T3 Special Watches Introduces the Dague

With a vintage movement with bi-metallic balance.

Founded by a pair of Italian watch collectors, one of whom is vintage-watch dealer Andrea Marzari, T3 Special Watches is a young and unusual brand. T3 originated in the pair’s other hobby – both are motorcycle enthusiasts. They attempted to create a watch suited for long rides, but that ultimately proved fruitless.

Instead, the two pivoted and conceived a vintage-inspired watch with an original design, and powered by a refinished Longines pocket watch movement from the early 2oth century, the Dague. The motivation behind the watch was simple – they wanted a watch that appealed to their taste in both design and mechanics, while being stylish and robust enough for everyday wear.

After a year of riding their motorcycles with the prototypes, the duo debuted the first-generation Dague in 2018. Now the model has been refreshed with lacquer dials in eight vibrant colours ranging from turquoise to orange. Think of it as “Stella” dial meets a Patek Philippe Calatrava ref. 96, while powered by a vintage pocket watch movement.

In lightweight titanium

Initial thoughts

The Dague is unusual for its mix of modern and vintage features. And it is not just vintage inspired – the movements are bona fide antiques, being based on Longines calibres from the 1920s and 1930s that were originally made for pocket watches.

The use of vintage movements sets T3 apart from most micro-brands that rely on modern movements from makers such as ETA. That said, the use of refurbished vintage calibre is not unique, though it’s primarily practiced by high-end independent watchmakers such as Kari Voutilainen and Atelier de Chronométrie. Those watches all share exquisite finishing, which naturally means a massive price tag, and are almost always accompanied by a traditional design.

T3, on the other hand, offers a watch that’s decidedly contemporary in look – with obvious Italian flair – but an old-school movement. And it comes at a relatively affordable price, with the base model featuring a galvanic dial starting at around US$13,000.

That said, it’s still a lot of money for the inaugural wristwatch of a startup, though it isn’t unseasonable, given the substantial modifications and finishing of the movement.

And a galvanic dial in metallic blue – the original version that debuted in 2018

Modern look

At 41.4 mm wide and 11 mm tall, the Dague is well-sized for a sporty watch, albeit one that evokes a 1930s gentleman’s watch like the Calatrava ref. 96.

The watch sits flat and light on the wrist, thanks to the titanium case. And the large case size work well with the colourful dials, a formula that has long been popular in Italy.

Indeed the highlight of the range are the candy-coloured dials. They are lacquered, but as a final step heated at low temperature over three days, giving the lacquer a glazed finish that’s reminiscent of enamel.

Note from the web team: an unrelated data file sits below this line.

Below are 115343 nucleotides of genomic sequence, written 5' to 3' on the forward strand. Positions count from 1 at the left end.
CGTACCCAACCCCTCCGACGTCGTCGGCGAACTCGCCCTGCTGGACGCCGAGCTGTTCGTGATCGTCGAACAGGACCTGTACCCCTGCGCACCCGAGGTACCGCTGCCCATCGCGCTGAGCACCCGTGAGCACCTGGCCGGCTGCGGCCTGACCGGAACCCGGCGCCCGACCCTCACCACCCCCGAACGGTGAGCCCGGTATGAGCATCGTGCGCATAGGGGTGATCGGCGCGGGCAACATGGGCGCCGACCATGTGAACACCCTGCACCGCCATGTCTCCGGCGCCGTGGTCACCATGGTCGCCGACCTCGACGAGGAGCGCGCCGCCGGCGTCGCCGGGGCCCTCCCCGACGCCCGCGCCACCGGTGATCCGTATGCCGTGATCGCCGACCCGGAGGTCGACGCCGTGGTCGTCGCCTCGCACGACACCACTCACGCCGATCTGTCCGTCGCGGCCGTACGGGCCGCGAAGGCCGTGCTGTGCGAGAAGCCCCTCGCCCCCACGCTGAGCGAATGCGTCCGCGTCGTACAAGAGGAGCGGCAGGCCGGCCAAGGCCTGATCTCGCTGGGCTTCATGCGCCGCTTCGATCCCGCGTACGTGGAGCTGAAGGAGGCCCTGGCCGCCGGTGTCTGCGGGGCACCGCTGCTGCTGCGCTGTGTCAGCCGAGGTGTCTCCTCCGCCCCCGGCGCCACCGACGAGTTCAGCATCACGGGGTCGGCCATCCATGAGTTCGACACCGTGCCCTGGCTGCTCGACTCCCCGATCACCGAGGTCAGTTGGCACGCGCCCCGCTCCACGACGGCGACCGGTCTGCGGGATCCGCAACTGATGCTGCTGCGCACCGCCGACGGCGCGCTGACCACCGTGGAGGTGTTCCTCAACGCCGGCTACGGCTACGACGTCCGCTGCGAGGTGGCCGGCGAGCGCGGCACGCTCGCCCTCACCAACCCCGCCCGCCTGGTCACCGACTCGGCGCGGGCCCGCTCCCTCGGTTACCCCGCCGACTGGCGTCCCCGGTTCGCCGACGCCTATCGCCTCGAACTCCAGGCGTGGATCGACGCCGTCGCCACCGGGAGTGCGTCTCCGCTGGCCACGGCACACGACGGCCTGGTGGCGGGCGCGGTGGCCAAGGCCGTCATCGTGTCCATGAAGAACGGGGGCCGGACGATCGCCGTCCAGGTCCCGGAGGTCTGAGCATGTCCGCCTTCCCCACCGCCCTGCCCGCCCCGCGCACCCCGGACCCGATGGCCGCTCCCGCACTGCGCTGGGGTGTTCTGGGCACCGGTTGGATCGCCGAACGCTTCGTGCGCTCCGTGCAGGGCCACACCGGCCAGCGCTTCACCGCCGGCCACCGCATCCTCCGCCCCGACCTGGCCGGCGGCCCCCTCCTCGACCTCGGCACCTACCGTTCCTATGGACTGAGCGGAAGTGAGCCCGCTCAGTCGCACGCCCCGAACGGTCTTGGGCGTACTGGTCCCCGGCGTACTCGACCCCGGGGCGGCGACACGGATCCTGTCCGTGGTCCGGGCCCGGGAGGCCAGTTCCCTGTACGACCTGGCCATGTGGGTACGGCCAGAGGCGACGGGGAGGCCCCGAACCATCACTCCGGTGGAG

Up close the dial reveals a few surprises.

First is a “sandwich” construction, meaning that the upper, coloured dial disc has cut outs for the hour markers that reveal the lower disc that is galvanised and polished for a metallic, mirrored effect. The two dial discs are fixed together with three pins visible in between the hour numerals. And the pins are done the old-fashioned way: made on a lathe and then polished by hand.

The opening at nine for the small seconds is also part of the lower dial disc

Vintage heart

Because the movements are almost a century old, a significant amount of time is expended on restoring and finishing each one – 60 hours according to the brand. The process includes replacing parts prone to wear, such as the rubies and mainspring, and refinishing the components. For instance, the base plate is sand-blasted, while the bridges are straight grained with hand-polished bevels and countersinks.

That said, some signs of age are intentionally left on the movements in a nod to their history. Amongst them the black-polished steel parts of the regulator index, which retain some of the wear picked up over time.

More significantly, the base plate and bridges are resized by shaving down their outer edges – from 39 mm to 37.8 mm – giving the movement the smallest possible diameter. That’s necessary in order to fit the movement into the 41.4 mm case. With the original calibre being pocket-watch sized, the movement in its original diameter would have resulted in a 45 mm wristwatch.

The “finger” bridges is outright vintage, and is especially charming against modern construction that usually relies on a single, large bridge

Notably, the bi-metallic balance wheel and blued-steel Breguet overcoil hairspring are retained. With a brass outer layer and steel inner layer, a bi-metallic balance is particularly unusual and anachronistic, having been developed to compensate for temperature’s influence on balance spring.

It’s also worth pointing out that the screws on the rim are functional, since all regulation and poising was done by hand in the 1920s and 1930s when the movement was first made. In contrast, in modern movements such screws are purely decorative, as the balance is usually poised with a laser that removes mass from its underside.

A turquoise lacquered dial

Key facts and price

T3 Special Watches Dague

Diameter: 41.4 mm
Height: 11 mm
Material: Titanium
Water resistance: 50 m

Movement: Based on vintage Longines cal. 18.89M and cal. 17.89M
Functions: Hours, minutes, and seconds
Winding: Hand-wind
Frequency: 18,000 beats per hour (2.5 Hz)
Power reserve: 36 hours

Strap: Aligator leather strap

Limited edition: 50 pieces in total
Directly from T3 Special Watches
CHF11,800 (galvanic dial); CHF13,800 (lacquer dial)

For more, visit t3specialwatches.ch.


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